Some vendors won’t accept credit cards or debit cards. When you encounter these vendors, it’s better to have a debit card. You can visit an ATM and withdraw funds from your bank account. After this withdrawal, you can visit the vendor and make the purchase. Credit cardholders can also get cash at the ATM, but it will cost a one-time fee and come with a high APR.

Disadvantages of Using A Credit Card

Credit cards give you access to more funds and rewards, but with great power comes great responsibility. Anyone who doesn’t pay credit card debt on time will incur interest at high APRs. These payments will make the principal debt harder to pay off. Some people stay in credit card debt for years and pay more than they have spent. Some cardholders mistakenly only make the minimum payment even though interest accumulates on unpaid debt. 

Credit cards report your payment activity to credit bureaus. While this feature can increase your credit score, it can also ruin your credit if you fall behind on debt. A lower score may restrict access to mortgage and auto loans. You may not get approved or have to take out a loan with undesirable terms.

Disadvantages of Using A Debit Card

Debit cards often have less available funds than credit cards. If you’re a few dollars short, you can’t tap into a revolving line of credit. Debit cards are riskier if stolen. The thief will pull funds out of your bank accounts. If the thief also obtains your PIN, they can withdraw your account’s funds from an ATM. 

You can send a report, but you still don’t have funds in your bank accounts as you wait. The sudden lack of funds will limit your ability to cover living expenses. Even after a report, you may be on a hook for the thief’s spending. You have to report fraudulent activity within two business days of learning about the theft to have the chance of getting your money back.

Traditional debit cards do not help with building your credit score. You can be a disciplined consumer but still not receive the loan you deserve. These debit cards don’t have any rewards programs, meaning no points or cashback. Some mobile banking apps overcome these setbacks. Current provides rewards on eligible purchases that can be redeemed for cash back with their Visa debit card.1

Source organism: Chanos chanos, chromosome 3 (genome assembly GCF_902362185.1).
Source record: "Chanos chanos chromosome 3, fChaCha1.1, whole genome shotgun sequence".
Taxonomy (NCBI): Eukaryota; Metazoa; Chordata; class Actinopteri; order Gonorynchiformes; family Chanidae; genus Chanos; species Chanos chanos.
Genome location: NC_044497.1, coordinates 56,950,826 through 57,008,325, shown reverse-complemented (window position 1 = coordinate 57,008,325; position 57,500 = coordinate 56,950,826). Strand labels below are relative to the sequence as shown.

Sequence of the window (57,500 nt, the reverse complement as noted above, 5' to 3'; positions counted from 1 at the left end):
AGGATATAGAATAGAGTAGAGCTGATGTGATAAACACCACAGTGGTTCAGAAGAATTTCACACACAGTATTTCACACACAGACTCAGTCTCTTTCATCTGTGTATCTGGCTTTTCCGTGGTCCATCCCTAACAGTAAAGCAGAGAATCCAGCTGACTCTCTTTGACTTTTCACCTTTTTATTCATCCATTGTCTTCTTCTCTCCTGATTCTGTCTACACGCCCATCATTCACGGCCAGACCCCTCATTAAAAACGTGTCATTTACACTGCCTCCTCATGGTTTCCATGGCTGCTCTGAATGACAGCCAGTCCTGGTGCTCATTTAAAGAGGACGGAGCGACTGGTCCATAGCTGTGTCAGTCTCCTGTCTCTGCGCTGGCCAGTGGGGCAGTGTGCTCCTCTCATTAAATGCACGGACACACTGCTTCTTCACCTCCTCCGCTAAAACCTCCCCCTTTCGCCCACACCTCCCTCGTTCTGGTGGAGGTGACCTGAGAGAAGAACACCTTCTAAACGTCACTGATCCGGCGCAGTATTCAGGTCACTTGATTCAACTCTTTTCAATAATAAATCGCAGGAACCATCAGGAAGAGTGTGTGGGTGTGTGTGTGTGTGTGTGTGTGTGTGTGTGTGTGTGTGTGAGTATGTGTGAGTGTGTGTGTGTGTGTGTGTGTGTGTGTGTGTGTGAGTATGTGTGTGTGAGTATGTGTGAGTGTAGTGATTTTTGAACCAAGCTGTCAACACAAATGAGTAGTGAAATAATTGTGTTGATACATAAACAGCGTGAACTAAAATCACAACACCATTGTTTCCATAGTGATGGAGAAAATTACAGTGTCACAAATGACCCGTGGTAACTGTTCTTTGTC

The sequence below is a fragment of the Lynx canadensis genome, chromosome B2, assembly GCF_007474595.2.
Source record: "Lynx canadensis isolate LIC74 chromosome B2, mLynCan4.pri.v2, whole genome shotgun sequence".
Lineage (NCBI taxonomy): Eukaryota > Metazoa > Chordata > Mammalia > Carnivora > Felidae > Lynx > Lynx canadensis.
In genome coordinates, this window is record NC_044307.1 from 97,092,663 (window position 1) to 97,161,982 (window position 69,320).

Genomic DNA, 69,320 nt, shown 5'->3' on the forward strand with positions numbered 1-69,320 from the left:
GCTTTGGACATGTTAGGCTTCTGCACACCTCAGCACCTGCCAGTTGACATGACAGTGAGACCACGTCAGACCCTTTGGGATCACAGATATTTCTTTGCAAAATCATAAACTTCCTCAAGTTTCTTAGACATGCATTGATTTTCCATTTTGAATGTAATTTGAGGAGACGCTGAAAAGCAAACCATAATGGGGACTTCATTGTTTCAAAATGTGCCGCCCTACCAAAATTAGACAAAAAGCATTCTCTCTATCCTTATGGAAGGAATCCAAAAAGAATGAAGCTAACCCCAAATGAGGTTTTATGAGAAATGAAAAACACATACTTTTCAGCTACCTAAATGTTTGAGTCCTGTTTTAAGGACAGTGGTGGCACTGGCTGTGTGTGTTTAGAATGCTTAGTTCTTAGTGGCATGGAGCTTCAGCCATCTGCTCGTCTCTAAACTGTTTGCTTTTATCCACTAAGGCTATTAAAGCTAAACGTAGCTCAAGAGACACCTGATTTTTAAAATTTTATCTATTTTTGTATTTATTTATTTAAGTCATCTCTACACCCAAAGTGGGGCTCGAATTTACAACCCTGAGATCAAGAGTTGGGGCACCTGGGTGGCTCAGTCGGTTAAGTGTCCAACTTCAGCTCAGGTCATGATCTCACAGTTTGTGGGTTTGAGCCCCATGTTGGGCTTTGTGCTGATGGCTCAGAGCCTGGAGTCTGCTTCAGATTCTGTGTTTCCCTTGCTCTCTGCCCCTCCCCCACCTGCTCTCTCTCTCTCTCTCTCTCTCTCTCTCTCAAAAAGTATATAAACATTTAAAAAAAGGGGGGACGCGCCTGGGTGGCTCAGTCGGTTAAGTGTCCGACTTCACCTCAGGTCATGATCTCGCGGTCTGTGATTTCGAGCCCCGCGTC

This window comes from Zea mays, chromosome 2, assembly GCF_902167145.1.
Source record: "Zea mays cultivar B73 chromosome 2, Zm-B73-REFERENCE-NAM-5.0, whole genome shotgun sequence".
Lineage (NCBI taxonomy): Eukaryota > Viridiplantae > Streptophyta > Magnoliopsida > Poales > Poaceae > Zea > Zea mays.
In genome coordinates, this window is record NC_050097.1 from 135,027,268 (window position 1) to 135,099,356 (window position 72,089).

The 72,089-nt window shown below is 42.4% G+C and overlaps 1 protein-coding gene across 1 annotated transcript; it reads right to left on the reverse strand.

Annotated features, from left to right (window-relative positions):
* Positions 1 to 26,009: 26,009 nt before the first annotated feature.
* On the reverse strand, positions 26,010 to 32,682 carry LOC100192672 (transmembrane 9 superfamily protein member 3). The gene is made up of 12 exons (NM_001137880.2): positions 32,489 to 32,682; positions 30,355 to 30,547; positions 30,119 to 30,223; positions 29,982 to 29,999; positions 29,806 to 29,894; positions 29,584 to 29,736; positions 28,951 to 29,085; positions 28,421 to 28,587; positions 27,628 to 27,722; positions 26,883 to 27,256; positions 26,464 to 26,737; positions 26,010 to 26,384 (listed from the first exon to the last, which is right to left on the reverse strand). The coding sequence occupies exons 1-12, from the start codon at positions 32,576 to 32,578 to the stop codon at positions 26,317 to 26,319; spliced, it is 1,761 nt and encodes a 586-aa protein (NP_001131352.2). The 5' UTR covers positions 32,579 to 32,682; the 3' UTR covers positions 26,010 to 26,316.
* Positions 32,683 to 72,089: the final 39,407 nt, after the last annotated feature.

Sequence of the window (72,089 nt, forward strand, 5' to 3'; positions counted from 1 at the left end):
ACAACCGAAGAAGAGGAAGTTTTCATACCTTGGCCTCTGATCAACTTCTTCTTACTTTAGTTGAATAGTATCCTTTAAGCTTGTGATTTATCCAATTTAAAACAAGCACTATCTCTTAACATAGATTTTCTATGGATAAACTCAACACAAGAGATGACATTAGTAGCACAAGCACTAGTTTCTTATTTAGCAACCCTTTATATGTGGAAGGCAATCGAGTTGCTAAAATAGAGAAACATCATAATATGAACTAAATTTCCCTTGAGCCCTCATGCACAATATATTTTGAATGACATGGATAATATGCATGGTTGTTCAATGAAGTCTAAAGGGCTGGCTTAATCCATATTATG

Credit Cards vs. Debit Cards: Which Is Better?

The strength of the card depends on the individual. If you responsibly pay down debts and never spend more than you make, a credit card is better. You get to build credit, have extra protection, and earn rewards.

Consumers who want to spend less money and avoid debt should use debit cards instead. This card comes with fewer protections if it gets stolen, but the chances of it getting stolen are low if you keep it with you. Debit cards limit you to your current funds instead of letting you spend tomorrow’s money today. Current offers extra protective consumers who want to grow their money the ability to earn a high APY on funds in their Savings Pods instead of putting their funds in stocks and real estate. Members who sign up for a Current Personal Account can get a 4.00% Annual Percentage Yield “APY” 2 on up to a total of $6,000. Some cardholders have sufficient credit scores or have already bought their home and car. Loan repayments will improve your credit score, making you less reliant on credit card payment history. 

Which Is Best for You?

Credit cards and debit cards both help consumers. They make purchases easier and come with several perks. Debit cards will make you more conscious of every purchase and can protect you from high APRs. Current can set you up with a debit card that easily syncs with your bank account. Current is a user-friendly mobile app that offers various perks you won’t find with traditional financial institutions:

  • Instant fee-free money transfers3
  • Early payroll direct deposits up to two days faster4
  • Generous points for cashback rewards and returns on your money
  • Overdraft protection with no overdraft fees up to $2005
  • Instant gas hold removals
  • Fee-free ATMs at over 40,000 Allpoint ATMs in the US3
  • Mobile check deposit

Current provides these benefits and others for their users. Get a superior debit card by heading over to Current’s website and downloading the mobile app.

Current

Disclaimers

  • Current is a financial technology company, not a bank. Banking services provided by and Visa® Debit Card issued by Choice Financial Group, Member FDIC, pursuant to a license from Visa U.S.A. Inc and can be used everywhere Visa debit cards are accepted.
  • 1 Teen accounts do not earn points
  • 2 The Annual Percentage Yield (“APY”) for Current Interest is variable and may change at any time. The disclosed APY is effective as of April 1, 2022. No minimum balance required. Must have $0.01 in Savings Pods to earn Current Interest on up to $2000 in deposits per Savings Pod up to $6000 total.  Please refer to Current Interest Terms and Conditions
  • 3 Out of network cash withdrawal fees, third-party, and adding cash fees may apply. 
  • 4 Faster access to funds is based on comparison of traditional banking policies and deposit of paper checks from employers and government agencies versus deposits made electronically. Direct deposit and earlier availability of funds is subject to timing of payer’s submission of deposits. 
  • 5 Please refer to Overdrive™ Features Terms and Conditions.